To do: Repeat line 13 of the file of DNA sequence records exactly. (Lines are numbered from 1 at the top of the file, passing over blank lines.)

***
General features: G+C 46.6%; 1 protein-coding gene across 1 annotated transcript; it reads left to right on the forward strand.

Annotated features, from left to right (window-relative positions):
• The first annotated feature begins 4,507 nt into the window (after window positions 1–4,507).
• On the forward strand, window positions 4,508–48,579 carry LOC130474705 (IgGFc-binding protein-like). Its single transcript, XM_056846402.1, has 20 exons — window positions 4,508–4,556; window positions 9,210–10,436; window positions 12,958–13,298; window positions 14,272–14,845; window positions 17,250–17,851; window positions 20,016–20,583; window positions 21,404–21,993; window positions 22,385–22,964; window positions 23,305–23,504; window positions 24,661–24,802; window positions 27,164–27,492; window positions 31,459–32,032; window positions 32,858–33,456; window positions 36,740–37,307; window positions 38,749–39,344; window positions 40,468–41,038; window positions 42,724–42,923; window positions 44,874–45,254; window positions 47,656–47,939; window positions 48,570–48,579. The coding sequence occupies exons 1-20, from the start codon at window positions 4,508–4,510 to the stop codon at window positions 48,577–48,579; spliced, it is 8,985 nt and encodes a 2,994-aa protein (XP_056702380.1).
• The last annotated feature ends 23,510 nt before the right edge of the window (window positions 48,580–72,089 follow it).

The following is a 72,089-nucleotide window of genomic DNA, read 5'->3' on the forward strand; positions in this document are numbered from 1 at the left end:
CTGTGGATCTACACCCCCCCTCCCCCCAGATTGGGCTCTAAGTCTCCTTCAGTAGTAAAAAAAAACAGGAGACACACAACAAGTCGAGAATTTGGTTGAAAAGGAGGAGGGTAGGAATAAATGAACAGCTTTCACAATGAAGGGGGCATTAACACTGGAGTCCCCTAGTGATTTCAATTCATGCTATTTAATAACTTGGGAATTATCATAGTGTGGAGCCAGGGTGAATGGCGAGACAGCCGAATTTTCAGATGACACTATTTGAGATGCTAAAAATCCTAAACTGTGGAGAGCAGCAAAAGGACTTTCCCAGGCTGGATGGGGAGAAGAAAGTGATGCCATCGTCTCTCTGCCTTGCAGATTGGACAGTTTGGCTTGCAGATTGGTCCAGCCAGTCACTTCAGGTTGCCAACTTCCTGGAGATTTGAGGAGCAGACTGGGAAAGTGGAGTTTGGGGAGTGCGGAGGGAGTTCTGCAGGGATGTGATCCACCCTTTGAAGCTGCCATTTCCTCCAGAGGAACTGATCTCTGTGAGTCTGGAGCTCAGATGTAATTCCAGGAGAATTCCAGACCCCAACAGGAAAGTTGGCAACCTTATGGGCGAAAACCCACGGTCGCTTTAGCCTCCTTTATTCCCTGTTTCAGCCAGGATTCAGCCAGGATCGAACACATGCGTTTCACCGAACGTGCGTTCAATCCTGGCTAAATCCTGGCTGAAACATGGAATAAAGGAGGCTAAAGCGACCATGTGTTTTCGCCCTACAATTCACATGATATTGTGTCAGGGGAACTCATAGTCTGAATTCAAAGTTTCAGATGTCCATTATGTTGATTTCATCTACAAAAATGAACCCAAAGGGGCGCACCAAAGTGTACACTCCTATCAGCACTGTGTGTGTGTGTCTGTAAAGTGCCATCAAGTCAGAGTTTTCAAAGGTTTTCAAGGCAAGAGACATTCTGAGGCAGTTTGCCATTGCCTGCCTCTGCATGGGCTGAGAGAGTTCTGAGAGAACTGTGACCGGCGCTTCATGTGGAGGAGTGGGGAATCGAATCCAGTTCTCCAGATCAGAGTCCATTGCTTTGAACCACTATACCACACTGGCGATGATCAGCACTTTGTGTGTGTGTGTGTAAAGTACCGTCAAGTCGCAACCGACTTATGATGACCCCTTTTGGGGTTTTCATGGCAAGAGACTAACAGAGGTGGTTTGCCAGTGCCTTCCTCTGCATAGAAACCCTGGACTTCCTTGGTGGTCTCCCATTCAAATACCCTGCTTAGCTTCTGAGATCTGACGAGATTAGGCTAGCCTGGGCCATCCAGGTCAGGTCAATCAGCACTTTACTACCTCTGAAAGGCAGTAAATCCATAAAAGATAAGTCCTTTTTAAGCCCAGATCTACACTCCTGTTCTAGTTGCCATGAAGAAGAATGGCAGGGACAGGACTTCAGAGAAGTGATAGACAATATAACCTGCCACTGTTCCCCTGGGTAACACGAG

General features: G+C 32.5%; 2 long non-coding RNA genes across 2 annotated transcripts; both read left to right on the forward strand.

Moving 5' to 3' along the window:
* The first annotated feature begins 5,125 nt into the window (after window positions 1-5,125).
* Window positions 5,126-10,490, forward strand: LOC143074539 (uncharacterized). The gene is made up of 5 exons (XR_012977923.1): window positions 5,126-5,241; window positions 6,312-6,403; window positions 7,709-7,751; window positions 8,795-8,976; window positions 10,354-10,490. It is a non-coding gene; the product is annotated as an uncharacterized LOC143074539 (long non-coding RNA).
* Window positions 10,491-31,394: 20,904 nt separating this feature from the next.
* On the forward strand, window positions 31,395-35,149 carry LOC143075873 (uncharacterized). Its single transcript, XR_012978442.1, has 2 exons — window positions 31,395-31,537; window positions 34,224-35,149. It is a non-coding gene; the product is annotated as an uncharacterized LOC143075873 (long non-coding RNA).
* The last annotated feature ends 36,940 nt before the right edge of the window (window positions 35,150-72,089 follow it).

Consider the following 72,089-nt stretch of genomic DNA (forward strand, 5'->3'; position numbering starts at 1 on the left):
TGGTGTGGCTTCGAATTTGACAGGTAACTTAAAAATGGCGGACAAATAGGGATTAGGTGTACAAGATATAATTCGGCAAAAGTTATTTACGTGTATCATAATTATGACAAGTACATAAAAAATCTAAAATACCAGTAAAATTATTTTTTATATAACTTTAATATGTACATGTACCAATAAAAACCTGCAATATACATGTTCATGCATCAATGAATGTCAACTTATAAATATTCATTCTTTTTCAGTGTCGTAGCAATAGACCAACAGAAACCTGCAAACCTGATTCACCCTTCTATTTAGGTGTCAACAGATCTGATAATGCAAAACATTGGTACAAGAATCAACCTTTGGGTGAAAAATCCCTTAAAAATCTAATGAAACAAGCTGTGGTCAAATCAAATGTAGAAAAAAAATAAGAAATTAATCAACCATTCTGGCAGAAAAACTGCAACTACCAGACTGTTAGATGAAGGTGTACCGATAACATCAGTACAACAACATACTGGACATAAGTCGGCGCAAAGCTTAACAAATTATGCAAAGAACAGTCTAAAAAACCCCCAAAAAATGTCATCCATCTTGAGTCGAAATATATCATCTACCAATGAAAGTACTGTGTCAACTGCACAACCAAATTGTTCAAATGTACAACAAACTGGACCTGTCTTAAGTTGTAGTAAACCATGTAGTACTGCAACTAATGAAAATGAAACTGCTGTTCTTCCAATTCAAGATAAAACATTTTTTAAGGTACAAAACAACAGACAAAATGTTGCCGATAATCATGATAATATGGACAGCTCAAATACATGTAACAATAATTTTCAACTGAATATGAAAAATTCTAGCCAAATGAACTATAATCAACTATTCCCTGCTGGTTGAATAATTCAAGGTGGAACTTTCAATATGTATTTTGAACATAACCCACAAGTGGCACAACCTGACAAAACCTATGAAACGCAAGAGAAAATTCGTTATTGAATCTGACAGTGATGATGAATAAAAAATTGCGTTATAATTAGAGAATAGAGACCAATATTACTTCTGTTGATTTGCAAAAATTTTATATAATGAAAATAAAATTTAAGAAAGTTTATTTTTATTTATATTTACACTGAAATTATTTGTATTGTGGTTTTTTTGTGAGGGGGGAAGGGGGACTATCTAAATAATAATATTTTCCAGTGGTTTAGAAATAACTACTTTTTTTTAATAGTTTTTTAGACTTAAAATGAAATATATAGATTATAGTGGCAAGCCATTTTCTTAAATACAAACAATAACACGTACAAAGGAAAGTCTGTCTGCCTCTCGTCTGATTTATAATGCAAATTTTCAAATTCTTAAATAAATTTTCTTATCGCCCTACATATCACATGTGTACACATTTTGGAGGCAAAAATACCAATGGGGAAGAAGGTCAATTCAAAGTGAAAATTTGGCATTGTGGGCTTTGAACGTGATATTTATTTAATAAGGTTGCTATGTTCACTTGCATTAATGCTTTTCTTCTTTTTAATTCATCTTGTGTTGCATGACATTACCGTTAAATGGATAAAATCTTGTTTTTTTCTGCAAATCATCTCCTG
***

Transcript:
* On the forward strand, window positions 31,395-35,149 carry LOC143075873 (uncharacterized). Its single transcript, XR_012978442.1, has 2 exons — window positions 31,395-31,537; window positions 34,224-35,149. It is a non-coding gene; the product is annotated as an uncharacterized LOC143075873 (long non-coding RNA).